Before the March on Science, there were worries that protests are counterproductive and can have unintended consequences. They can play into the hands of the power brokers, by showing the proverbial silent majority what a bunch of immature crybabies the protestors are, and how worthless their issue-of-the-moment is as a result. There’s also the fear that, by painting a bleak portrait of a steadily eroding environment and the wholesale destruction of entire ecosystems, ordinary, everyday thinking folks may decide that it’s too late, and give up on doing anything.

©Twitter

©Twitter

Some argued that the March for Science risked making science political. It already is, though. And it wasn’t the scientists themselves who did that. It was always political. And not addressing that is a problem.
As Harvard Kennedy School of Government professor and former co-chair of the President’s Council of Advisors on Science and Technology under Barack Obama John Holdren noted this past weekend in the Sunday Observer, science is evidence-based. Science is driven by our desire to learn more about ourselves, our world and our universe. Most if not all scientists want their discoveries and new understanding to be applied to advancing economic prosperity — more and bigger research grants, if you want to be cynical about it — public health, environmental sustainability, personal safety and security and good governance.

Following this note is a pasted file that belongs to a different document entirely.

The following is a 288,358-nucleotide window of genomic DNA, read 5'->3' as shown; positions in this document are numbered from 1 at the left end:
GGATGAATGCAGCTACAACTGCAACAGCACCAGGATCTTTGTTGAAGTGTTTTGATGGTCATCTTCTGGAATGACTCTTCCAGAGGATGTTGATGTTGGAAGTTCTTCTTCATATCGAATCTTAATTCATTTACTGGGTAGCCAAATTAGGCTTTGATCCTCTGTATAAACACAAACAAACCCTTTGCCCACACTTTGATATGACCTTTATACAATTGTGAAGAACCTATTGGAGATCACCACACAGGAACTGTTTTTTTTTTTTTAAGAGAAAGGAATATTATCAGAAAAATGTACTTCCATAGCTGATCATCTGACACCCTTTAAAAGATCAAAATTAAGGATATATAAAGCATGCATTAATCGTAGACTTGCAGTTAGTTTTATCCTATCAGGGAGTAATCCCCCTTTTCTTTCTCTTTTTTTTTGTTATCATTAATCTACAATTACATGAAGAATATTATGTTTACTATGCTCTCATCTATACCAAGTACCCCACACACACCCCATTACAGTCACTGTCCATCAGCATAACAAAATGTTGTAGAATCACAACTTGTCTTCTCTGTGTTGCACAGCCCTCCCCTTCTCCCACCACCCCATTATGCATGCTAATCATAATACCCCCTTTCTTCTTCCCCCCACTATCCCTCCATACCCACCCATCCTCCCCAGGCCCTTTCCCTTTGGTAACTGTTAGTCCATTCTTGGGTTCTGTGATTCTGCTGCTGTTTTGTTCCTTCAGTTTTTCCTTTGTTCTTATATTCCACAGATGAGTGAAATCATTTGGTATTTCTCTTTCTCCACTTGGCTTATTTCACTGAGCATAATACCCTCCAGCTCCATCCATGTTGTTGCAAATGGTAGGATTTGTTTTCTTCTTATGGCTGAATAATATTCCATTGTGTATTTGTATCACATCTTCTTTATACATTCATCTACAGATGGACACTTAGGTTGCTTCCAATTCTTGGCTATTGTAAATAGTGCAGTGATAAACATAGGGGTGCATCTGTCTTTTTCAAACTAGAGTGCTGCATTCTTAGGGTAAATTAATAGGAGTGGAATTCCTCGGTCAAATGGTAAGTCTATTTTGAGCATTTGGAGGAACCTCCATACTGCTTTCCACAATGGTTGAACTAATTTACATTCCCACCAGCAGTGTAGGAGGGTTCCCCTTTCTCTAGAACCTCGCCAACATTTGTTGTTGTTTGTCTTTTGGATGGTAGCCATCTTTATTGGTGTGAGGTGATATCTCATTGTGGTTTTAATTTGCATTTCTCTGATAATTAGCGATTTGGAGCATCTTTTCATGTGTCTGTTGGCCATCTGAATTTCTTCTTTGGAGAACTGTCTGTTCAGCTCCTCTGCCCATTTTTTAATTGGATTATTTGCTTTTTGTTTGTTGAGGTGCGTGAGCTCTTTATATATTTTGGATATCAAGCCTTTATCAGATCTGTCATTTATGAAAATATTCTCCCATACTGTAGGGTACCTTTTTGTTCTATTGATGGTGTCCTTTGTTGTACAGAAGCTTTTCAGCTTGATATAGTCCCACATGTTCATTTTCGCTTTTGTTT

This is nothing to apologize for. It is something to be proud of. And that, in the end, was what the March for Science was really about. It wasn’t timed to coincide with Earth Day as much as it was a reminder that every day is earth day, if we want the planet to survive beyond next quarter’s profit statements.
Oh, and some of those signs were really clever.


©Getty Images/Paris

©Getty Images/Paris

©Getty Images/Amsterdam

©Getty Images/Amsterdam

©Getty Images/London

©Getty Images/London

©Getty Images/Washington DC

©Getty Images/Washington DC

©Reuters/New York City

©Reuters/New York City